“Luck’s just hard work, they say — and I’m willing to work as hard as anyone!”
Genres, Themes, Actors, and Directors:
… a Yale art school graduate whose entrance into Hollywood is considerably greased by his Ivy League connections. But the character we follow most closely is Black’s Faye Greener:
… an oddly sympathetic peroxide-blonde who strings numerous men along, but with full transparency about her priorities. Her concern for — and exasperation with — her ailing father (Meredith is perfectly cast as a former-clown-turned-salesman)
… help to balance her childish affect and single-minded determination to shift her status from “extra” to “star”. (In the still below, she’s reaching out to herself on-screen during her overly brief appearance in a costume drama.)
Inevitably, as with any cinematic adaptation of a literary work, nuance is lost in translation — but Schlesinger’s vision (assisted by DP Conrad Hall) shines forth, offering a vividly recreated landscape of Hollywood as seen from numerous vantages, including on bustling sets:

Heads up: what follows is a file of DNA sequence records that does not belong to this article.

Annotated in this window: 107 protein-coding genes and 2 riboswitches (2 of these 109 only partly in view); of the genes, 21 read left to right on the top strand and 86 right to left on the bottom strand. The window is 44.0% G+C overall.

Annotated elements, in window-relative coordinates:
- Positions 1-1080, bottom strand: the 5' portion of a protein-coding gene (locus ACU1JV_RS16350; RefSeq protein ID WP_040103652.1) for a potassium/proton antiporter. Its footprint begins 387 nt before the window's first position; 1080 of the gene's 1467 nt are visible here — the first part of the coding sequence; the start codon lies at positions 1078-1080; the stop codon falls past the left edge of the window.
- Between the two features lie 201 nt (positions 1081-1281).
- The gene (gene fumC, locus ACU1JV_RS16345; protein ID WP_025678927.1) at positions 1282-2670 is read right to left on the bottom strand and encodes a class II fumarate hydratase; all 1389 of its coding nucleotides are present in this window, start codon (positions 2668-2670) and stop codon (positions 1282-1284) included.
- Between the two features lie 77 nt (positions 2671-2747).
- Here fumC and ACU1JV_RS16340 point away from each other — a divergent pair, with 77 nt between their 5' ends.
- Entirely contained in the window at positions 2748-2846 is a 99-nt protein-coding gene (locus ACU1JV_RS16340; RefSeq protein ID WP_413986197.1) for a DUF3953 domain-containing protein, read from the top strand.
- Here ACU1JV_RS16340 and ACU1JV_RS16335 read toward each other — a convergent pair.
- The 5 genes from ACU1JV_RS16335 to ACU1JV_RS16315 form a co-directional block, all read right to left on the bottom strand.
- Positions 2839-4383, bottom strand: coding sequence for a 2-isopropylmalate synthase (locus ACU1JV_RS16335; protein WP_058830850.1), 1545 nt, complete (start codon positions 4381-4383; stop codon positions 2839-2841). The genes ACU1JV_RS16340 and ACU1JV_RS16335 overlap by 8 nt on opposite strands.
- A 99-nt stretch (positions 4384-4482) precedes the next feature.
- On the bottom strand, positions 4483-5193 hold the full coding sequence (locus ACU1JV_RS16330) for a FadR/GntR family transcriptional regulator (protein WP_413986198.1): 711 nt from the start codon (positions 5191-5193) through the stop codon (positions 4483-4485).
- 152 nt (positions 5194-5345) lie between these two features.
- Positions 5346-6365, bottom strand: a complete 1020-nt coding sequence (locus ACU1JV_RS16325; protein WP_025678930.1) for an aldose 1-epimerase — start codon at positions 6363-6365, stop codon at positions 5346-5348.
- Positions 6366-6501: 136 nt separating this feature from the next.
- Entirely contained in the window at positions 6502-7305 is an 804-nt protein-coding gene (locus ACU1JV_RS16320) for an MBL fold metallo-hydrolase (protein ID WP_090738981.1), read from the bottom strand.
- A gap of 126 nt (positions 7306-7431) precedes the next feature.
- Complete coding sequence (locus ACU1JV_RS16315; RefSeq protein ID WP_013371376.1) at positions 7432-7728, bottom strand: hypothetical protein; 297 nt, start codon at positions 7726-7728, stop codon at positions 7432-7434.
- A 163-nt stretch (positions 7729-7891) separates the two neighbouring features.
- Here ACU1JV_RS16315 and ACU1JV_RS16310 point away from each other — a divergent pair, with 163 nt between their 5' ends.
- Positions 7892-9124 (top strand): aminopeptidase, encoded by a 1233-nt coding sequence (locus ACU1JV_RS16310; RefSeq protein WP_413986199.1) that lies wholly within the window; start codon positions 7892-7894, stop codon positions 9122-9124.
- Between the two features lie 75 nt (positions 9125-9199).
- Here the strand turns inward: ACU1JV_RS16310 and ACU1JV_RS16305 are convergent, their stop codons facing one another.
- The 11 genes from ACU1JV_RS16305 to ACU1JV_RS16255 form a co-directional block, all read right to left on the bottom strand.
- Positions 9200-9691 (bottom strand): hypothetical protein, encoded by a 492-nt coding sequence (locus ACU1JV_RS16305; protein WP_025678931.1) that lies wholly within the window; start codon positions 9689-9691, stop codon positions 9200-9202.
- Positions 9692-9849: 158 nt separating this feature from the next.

… in studio offices:
… in courtyard apartments:
… along the dusty hills of Southern California:
… up by the “Hollywoodland” sign:
… at exclusive stag-film screenings:
… and at Graumann’s Chinese Theater on an even-more-chaotic-than-usual opening night.
Day of the Locust is less concerned with telling the arc of Etherton’s new career than showing us how all-consuming this universe was (and still is) for those who covet — or are even curious about — its offerings. Meanwhile, Sutherland’s hulking giant offers a deliberate counterpart to Hollywood’s headiness: his deeply neurotic, socially awkward accountant lives in Southern California for his health, and simply wants to help those-in-need; his character’s decline — intentionally evocative of Frankenstein‘s monster — is especially tragic given his status as a sacrificial innocent.
Watch for many memorable supporting characters, including androgynous Jackie Haley as the fatally obnoxious “Adore”:
… Billy Barty as Abe Kusich:
… Geraldine Page as “Big Sister”:
… Natalie Schafer (of “Gilligan’s Island” fame) as a cultured madam:
… and William Castle in cameo as a director.
Note: Click here for a Project Gutenberg copy of West’s book, which is well worth a read.
Redeeming Qualities and Moments: